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Comcast Explores Network DVRs

Now that Cablevision Systems Corp. (NYSE: CVC) has cleared a legal path for network DVRs in the U.S., it's probably only a matter of time before other MSOs start to think about how they can strike up similar services and reduce capital spent on set-top boxes.

Put Comcast Corp. (Nasdaq: CMCSA, CMCSK) on the list of operators that's at least giving Cablevision's concept of the "remote-storage" DVR more than a cursory glance.

"I think it is a great opportunity," Comcast President Neil Smit said Monday at the Deutsche Bank Securities Media & Telecom conference in Palm Beach, Fla., in response to questions about Cablevision's recent product launch. "We are currently investigating that and I think we're very conscious of the content owners and the content rights."

After hurdling copyright challenges brought on by programmers, Cablevision introduced its RS-DVR product, branded DVR Plus, in January in the Bronx for $10.95 per month. Cablevision's hopeful that its use of downloadable security and reduced reliance on boxes without hard drives will let it buy boxes for as low as $50 per unit. (See Cablevision's Network DVR Debuts in the Bronx and Cablevision Eyes $50 Set-Top.)

For the moment, Comcast is still focused on local DVR/set-top combos, a video-on-demand (VoD) library that's currently comprised of 25,000 "choices" and its Xfinity TV Online product for PCs and tablets. (See Comcast's 'Project Infinity' Takes Flight and Comcast's TV Everywhere Play Breaks Out of Beta .)

But Smit did acknowledge that Comcast is working on a way for customers to port content stored on a DVR hard drive and take it with them for later playback. "We're looking at that capability. But I think a lot of functionality currently exists for the customer," Smit says.

If and when Comcast pulls the trigger on such a product, it already has a name ready to go. About a year ago, Comcast made the term "DVR2Go" a registered trademark, and Motorola Mobility LLC , one of Comcast's key suppliers, had previously used the same term in some public literature. (See Comcast Shoots for 'DVR2Go' Trademark .)

Comcast has played around with "portable" DVR technology in the past, most notably its work with Panasonic Corp. (NYSE: PC) on a tru2way-based product that was never launched. (See Comcast, Panny Polishing Portable DVR .)

Overall, Smit seemed bullish on how Comcast can continue to evolve its video products. "I think video is really the battleground and the area where we see the most opportunity for innovation," he said, noting that Comcast's app for the iPad has already been downloaded more than 1.3 million times roughly five months after it was launched.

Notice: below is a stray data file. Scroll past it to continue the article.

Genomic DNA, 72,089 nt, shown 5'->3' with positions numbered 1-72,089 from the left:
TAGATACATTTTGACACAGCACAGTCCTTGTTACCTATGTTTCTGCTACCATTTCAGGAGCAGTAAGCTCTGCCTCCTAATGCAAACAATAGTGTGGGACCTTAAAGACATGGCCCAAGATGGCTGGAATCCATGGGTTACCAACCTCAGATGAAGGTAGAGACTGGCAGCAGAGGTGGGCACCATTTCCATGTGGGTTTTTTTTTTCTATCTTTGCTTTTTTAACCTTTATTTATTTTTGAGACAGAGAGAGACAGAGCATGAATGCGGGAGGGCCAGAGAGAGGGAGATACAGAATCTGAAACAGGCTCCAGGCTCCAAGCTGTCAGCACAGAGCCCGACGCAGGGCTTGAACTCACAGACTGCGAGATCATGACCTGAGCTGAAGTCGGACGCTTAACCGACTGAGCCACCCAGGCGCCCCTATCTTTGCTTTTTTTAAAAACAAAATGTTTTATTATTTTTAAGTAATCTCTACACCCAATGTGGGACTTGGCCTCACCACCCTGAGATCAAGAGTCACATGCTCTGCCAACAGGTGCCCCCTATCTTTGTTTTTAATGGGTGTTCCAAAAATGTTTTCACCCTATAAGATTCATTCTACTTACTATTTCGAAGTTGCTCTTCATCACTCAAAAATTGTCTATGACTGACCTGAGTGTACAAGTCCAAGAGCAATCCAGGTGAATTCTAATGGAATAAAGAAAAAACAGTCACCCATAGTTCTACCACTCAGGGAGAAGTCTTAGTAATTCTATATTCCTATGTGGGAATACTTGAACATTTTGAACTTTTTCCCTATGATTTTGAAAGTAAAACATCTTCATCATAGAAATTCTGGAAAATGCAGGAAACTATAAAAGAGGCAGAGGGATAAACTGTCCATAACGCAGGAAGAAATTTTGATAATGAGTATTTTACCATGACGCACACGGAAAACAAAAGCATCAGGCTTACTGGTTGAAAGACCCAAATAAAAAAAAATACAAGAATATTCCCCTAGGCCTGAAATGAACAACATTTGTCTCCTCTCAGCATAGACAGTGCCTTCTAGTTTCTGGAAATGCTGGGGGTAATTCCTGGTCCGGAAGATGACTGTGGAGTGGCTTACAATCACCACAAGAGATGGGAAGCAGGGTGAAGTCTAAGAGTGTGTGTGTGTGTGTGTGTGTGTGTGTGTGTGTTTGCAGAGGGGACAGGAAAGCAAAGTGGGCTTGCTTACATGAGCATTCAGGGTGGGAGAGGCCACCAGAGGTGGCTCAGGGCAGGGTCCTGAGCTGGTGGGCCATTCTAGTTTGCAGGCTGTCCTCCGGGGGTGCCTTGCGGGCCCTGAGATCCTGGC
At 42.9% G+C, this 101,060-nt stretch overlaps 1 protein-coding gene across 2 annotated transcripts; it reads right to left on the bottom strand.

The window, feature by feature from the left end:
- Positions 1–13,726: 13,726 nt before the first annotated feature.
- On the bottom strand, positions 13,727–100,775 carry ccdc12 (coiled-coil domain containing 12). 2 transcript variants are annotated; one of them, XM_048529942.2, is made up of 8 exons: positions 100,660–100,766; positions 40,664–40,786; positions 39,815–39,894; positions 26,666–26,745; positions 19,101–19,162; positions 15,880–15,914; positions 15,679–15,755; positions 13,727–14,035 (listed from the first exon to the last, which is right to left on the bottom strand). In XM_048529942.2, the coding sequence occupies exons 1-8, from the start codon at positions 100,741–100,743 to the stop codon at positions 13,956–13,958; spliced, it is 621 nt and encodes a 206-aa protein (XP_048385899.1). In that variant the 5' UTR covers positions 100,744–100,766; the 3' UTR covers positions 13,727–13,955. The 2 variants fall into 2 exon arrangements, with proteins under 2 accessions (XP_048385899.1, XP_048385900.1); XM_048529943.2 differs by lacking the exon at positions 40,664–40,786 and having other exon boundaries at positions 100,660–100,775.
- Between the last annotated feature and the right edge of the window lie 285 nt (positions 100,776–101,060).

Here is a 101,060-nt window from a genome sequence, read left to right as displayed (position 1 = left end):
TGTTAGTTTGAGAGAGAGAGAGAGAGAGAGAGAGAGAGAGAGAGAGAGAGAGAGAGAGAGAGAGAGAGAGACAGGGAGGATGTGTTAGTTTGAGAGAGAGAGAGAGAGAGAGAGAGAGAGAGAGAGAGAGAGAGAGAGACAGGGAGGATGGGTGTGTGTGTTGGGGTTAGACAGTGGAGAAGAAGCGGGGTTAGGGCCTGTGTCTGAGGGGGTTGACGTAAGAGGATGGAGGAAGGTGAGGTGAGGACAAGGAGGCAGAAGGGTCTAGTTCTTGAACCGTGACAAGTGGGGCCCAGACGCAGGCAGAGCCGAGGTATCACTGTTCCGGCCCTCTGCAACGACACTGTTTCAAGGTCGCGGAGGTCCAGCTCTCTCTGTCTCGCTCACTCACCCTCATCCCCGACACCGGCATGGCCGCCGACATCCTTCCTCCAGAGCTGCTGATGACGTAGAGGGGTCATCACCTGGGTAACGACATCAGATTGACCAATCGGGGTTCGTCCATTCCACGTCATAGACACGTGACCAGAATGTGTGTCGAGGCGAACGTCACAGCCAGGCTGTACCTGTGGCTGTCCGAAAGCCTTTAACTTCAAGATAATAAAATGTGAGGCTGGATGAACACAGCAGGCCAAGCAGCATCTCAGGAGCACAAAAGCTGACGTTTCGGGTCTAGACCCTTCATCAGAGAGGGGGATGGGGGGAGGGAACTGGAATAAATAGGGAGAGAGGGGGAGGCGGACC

High on Wi-Fi
Smit also addressed Comcast's wireless strategy, noting that the MSO will continue to work with Clearwire LLC (Nasdaq: CLWR), but that the MSO has been expanding its use of Wi-Fi, hopeful that the two technologies will live together.

He said Comcast's Wi-Fi build in the metro Philadelphia area cost $20 million to $25 million. "We're not as dense as I would like to be, but at $4,500 an access point, we think it is a scalable solution for us."

— Jeff Baumgartner, Site Editor, Light Reading Cable

SteveDonohue 12/5/2012 | 5:10:50 PM
re: Comcast Explores Network DVRs

One of the biggest limitations of the network DVR and physical DVRs deployed by Cablevision, Comcast and other MSOs is the amount of content subscribers can store. Largely for legal reasons, Cablevision allows subscribers to record the same amount of content on its network DVR as it does physical DVRs -- only about 24 hours of HD programming (or about 100 hours of standard def, for the few subs still watching standard def content). Viewers that record more than a handful of TV series each week may find that their favorite shows have been erased (or replaced by more recent shows in their cue) unless they hit play soon after the recording was made. Limiting the amount of content subscribers can store on a physical DVR or network DVR may help cable operators and networks protect their advertising business, and drive more subccribers to free on-demand content (where they can't skip ads) and to products like Time Warner Cable's Look Back, but those storage limits could also push some subscribers to the Web and to high-end DVRs with more storage like TiVo's Premiere box.


 


 

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